The COVID-19 pandemic has warped global supply chains, leading to product shortages, shipping delays, disruptions to manufacturing and soaring consumer prices that are fuelling concerns about persistently high inflation. Bottlenecks throughout the global manufacturing and transportation system are the result of changes in supply and demand.

Over the past 20 months, COVID-19 health protocols have caused factory shutdowns around the world and labour shortages in key transportation nodes, such as ports in China and the West Coast of the United States. A series of natural and man-made disasters – a fire at a large semiconductor plant in Japan; a massive container ship getting stuck in the Suez Canal in March – have compounded the problem.

The flip side of the issue is a surge in demand, buoyed by pandemic stimulus from governments and central banks. With North American consumers spending less on vacations, restaurants and live entertainment during the pandemic, demand for durable goods – furniture, electronics and sporting gear – has soared.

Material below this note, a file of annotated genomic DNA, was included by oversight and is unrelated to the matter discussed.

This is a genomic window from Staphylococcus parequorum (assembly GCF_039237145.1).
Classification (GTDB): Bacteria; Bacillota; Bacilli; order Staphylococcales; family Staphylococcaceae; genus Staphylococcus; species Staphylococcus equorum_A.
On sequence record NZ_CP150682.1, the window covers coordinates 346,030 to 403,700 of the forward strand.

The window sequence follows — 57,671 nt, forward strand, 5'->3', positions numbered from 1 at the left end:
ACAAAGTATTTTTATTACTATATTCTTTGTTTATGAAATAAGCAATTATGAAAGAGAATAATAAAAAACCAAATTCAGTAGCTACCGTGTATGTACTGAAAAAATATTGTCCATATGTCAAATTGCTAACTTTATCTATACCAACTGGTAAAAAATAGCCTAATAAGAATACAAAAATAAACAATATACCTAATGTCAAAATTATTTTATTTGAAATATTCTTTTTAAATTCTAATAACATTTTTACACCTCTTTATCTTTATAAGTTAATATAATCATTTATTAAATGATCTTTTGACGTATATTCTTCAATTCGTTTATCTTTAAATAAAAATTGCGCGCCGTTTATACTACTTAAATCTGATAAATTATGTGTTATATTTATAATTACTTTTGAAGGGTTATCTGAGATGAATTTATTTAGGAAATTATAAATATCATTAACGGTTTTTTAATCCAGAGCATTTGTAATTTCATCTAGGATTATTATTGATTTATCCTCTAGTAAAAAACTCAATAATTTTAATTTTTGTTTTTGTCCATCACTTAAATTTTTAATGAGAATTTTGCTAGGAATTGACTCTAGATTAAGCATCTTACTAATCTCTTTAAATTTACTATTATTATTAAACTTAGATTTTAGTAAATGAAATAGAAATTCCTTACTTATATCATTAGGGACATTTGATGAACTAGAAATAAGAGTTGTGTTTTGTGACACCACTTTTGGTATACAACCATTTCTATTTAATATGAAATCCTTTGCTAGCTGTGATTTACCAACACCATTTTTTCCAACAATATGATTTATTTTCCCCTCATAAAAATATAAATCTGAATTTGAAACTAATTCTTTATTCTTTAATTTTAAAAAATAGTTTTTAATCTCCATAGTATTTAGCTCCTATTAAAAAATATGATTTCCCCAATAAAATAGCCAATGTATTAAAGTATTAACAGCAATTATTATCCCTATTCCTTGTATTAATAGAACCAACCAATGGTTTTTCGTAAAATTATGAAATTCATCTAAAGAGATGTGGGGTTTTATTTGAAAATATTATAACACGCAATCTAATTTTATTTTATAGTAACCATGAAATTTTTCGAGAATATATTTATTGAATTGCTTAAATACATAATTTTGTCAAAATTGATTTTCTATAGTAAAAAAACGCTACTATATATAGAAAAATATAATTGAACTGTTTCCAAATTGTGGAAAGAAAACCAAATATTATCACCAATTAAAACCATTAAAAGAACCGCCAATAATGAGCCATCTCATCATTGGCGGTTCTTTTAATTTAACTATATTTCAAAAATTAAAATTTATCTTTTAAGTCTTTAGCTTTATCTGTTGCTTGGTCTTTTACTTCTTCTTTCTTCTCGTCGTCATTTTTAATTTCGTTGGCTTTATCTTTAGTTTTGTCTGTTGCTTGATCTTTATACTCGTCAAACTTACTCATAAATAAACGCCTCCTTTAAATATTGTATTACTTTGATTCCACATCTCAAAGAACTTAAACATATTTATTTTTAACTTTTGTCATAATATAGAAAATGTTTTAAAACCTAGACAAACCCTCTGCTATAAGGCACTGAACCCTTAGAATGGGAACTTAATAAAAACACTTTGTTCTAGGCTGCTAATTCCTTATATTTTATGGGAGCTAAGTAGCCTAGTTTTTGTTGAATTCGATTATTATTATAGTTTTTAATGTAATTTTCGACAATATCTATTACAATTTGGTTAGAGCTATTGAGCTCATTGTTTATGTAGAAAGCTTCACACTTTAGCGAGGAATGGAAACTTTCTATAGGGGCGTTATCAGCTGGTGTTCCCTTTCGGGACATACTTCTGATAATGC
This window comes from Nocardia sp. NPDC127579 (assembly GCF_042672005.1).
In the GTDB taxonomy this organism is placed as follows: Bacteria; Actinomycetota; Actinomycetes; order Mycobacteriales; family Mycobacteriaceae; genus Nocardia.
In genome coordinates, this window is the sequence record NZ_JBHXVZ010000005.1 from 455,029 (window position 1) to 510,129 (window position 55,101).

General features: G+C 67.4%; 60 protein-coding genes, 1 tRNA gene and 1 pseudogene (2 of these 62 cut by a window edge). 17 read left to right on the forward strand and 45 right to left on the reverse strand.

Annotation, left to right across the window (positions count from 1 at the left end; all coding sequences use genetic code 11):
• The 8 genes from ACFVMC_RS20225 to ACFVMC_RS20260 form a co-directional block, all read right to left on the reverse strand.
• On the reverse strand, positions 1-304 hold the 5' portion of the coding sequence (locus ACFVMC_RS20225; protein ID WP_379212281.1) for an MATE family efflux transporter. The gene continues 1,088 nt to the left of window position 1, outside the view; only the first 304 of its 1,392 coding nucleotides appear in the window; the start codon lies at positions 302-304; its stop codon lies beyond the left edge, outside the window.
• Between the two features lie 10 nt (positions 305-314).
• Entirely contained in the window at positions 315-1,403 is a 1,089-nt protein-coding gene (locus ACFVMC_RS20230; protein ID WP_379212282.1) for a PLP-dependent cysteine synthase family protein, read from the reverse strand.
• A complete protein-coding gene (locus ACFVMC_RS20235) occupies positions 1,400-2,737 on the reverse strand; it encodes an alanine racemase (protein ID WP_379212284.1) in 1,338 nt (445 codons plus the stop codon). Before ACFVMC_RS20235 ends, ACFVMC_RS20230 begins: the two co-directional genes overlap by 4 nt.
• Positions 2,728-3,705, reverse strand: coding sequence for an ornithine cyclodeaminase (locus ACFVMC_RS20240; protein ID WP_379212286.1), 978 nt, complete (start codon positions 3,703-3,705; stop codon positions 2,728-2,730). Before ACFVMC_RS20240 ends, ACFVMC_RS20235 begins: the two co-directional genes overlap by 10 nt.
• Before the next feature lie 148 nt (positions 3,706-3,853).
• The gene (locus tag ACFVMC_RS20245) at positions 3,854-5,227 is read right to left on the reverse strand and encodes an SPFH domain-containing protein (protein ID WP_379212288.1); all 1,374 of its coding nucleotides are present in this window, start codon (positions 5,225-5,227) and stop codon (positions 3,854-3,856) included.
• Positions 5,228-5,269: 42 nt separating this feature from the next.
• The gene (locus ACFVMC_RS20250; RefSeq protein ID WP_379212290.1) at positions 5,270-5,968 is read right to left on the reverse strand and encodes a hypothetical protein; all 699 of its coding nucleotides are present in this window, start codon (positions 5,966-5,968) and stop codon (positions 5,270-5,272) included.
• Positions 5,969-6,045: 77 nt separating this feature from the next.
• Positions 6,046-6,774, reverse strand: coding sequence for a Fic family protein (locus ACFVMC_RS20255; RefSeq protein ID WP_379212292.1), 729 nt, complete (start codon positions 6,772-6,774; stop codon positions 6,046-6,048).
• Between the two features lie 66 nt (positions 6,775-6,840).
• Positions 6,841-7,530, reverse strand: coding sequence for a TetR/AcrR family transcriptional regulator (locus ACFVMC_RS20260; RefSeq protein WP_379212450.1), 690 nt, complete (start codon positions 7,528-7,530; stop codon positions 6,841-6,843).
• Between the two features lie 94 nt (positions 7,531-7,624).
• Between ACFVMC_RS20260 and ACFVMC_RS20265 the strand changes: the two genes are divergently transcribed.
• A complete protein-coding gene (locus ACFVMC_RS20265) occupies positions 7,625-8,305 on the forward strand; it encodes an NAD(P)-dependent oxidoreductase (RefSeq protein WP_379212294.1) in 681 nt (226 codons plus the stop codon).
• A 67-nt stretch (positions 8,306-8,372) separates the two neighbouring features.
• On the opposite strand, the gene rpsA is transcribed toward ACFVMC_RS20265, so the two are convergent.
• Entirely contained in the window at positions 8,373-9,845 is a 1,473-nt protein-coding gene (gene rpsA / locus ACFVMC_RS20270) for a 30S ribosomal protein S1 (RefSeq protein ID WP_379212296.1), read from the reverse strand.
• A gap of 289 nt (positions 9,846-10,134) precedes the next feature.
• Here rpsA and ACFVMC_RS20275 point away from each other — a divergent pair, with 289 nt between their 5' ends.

Most of these goods are manufactured in Asia and shipped to Canada and the U.S. via container ships. The huge demand for container shipping has pushed up transportation prices and strained the capacity of ports to process incoming goods. Further inland, trucking companies and warehouses are scrambling to manage the unprecedented influx of container shipments, while wrestling with their own labour shortages.

Manufacturing supply chains that were built around just-in-time delivery of parts have been knocked sideways by shortages and delays. Retailers are having to rejig their logistics to deal with the boom in e-commerce. The inability of companies to forecast volatile consumer demand during the pandemic has led many to stockpile and over-order, straining warehouses.

In Canada, these issues were exacerbated recently by extreme flooding in British Columbia that washed out and damaged railways and highways, effectively cutting off the Port of Vancouver from the rest of the country.

Read the full article on the Globe and Mail website.